Medicare has four basic programs, Parts A through D. Part A covers hospital insurance including inpatient hospital stays, skilled nursing facility stays, hospice care and home health visits. Part A is primarily financed by a 1.45% payroll tax on all wage and salary income for the worker and the employer. Self-employed persons pay the full 2.9% of earnings.
Example: You make $50,000 a year. You pay $725 a year and your employer pays $725.00 a year. If you’re self-employed, you pay $1,450 a year.
While Social Security taxes are capped at $110,100, there is no maximum wage base for Medicare taxes. An individual making $1,000,000 a year would pay a Medicare payroll tax of $14,500, and his employer would pay an equal amount.
Medicare Part B is a voluntary program that helps pay for doctor bills and other outpatient health care. Medicare beneficiaries pay a premium of $99.90 (goes up every year, and it’s more than this) a month for their part B coverage. Part B is usually deducted from the beneficiary’s monthly Social Security check. The premium is set annually to cover about 25 percent of Part B spending, while the other 75 percent is paid from general revenues.
Medicare Part C is known as Medicare Advantage (MA), and gives seniors the option of receiving their benefits through private health plan.
Medicare Part D provides prescription drug benefits through private plans that contract with Medicare and Medicare Advantage prescription drug plans. The average monthly premium for Part D is $31.
Income-Related Part B Premium—Beneficiaries with incomes above $85,000 a year ($170,000 for couples) are responsible for paying a higher share of the cost of Part B. Medicaid pays Part B premiums for low-income beneficiaries who are currently enrolled in Medicaid; beneficiaries with higher incomes pay an income-related Part B premium that ranges from $139.90 to $319.70 per month. Medicare provides low-income subsidies to those who qualify.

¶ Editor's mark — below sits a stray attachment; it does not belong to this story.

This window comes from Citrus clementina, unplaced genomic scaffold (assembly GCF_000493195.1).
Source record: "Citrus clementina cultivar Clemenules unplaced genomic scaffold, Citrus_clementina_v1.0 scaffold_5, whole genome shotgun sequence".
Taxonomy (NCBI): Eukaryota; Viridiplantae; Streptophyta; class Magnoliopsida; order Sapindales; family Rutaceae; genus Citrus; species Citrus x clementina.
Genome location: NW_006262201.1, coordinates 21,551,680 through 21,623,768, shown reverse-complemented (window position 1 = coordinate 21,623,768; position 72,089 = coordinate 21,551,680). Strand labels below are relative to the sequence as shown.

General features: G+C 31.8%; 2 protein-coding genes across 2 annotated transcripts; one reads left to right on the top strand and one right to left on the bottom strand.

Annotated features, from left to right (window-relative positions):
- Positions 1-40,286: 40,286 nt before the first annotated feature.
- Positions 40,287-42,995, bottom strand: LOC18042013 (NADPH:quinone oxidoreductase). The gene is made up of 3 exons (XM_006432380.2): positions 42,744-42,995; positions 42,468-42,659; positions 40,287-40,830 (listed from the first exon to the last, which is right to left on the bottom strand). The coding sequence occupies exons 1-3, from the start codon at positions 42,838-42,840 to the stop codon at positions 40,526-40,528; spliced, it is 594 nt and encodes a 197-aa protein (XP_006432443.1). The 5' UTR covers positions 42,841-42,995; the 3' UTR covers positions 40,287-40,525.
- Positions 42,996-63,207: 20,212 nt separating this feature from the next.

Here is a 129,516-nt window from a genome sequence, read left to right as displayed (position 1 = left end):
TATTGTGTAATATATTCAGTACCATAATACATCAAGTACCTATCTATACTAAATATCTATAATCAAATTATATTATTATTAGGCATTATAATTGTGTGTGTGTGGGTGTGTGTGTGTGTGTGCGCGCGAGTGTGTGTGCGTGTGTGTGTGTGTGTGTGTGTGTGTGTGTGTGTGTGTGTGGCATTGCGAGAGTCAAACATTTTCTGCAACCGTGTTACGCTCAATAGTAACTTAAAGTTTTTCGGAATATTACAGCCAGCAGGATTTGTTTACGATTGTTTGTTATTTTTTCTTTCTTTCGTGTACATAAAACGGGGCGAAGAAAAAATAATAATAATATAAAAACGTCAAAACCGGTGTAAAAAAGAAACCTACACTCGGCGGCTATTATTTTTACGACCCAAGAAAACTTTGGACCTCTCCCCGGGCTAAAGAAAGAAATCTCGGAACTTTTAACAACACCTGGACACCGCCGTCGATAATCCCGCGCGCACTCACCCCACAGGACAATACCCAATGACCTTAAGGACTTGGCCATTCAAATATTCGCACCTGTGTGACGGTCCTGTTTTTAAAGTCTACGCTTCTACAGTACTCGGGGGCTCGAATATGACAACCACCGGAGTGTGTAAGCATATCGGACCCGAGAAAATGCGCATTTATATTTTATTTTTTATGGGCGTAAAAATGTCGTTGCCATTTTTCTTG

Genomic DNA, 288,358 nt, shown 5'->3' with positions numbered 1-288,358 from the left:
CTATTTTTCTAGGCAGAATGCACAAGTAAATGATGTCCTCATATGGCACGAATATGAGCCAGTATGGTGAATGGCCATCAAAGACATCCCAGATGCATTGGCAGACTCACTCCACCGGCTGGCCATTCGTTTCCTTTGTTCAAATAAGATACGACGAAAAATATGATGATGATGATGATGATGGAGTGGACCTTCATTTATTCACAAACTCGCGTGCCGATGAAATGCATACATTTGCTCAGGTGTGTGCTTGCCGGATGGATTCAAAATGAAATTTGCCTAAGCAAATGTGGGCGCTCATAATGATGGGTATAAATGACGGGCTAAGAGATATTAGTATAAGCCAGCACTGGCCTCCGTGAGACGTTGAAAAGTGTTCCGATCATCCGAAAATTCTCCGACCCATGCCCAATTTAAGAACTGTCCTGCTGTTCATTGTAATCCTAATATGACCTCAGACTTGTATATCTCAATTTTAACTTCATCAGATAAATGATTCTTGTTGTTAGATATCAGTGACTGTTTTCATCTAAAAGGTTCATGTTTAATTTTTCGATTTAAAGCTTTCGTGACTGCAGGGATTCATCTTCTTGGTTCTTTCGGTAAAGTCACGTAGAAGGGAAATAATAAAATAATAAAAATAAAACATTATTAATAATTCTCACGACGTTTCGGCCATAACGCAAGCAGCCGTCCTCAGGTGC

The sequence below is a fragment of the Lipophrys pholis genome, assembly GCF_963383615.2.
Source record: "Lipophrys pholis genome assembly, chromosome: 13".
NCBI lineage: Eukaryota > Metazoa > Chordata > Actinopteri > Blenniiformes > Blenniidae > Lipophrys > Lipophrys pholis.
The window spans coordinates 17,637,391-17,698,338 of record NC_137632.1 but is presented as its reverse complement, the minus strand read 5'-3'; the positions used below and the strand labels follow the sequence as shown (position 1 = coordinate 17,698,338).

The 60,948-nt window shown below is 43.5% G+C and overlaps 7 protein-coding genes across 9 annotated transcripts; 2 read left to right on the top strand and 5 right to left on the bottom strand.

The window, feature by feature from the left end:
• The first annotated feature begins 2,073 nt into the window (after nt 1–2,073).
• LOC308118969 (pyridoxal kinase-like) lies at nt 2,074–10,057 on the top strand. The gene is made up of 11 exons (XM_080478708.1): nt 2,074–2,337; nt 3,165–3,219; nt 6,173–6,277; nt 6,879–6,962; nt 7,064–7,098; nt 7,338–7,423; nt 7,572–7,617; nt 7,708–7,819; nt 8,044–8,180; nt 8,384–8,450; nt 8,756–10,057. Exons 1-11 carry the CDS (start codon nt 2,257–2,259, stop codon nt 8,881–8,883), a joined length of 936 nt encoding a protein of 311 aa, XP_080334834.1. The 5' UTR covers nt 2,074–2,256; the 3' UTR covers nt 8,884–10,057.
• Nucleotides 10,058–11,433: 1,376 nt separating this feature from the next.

Medicare under went its first major overhaul when “diagnosis related groups” -DRGS- entered the medical lexicon in 1983. By 1984 hospital payments were determined on the basis of a patient’s diagnosis rather than on daily charges.
Medicare officials hoped to cut program costs by creating a new payment system that would encourage hospitals not over utilize medical resources. Instead of paying for each medical service and what it costs the hospital, Medicare began paying for what it deemed the average cost to treat a patient with a particular diagnosis. If you were paying for bundled diagnoses, then that would give the hospitals some good reason to be attentive to the cost of taking care of diagnosis. There was a lot of hope this would be the panacea, but instead some hospitals cleverly unpacked the diagnoses to make the most bang for each patient treated at a hospital.
DRGS had a noticeable effect by decreasing hospital stays, but the doctors (who make the call to admit a patient to the hospital) weren't seeing a financial incentive to have the patient admitted to the hospital. This kept hospital costs down for insurance companies.
In 1992, Medicare adopted the resource-based relative value scale (RBRVS) on which to base physician payments. This method of payment attempted to pay based on work effort and practice expenditures, rather than on historic charges. They were primarily concerned with medical inflation. Another reason for moving to RBRVS was to help primary care physicians get paid more, but it only helped a little.
This is just a small portion of the problem with Medicare. The day may come when Medicare will only be available for the poor and the rest will just have to have supplemental insurance to cover medical expenses.
My sources are National Academy of Social Insurance; http://www.nasi.org/learn/medicare/where-money-comes-from and Medpage Today's KevinMD.com; http://www.kevinmd.com/blog/2010/01/history-medicare. You can find a lot more information on these sites and others.
Have a great week, and I'll be back next Sunday.
Best always,Sandra K. Marshall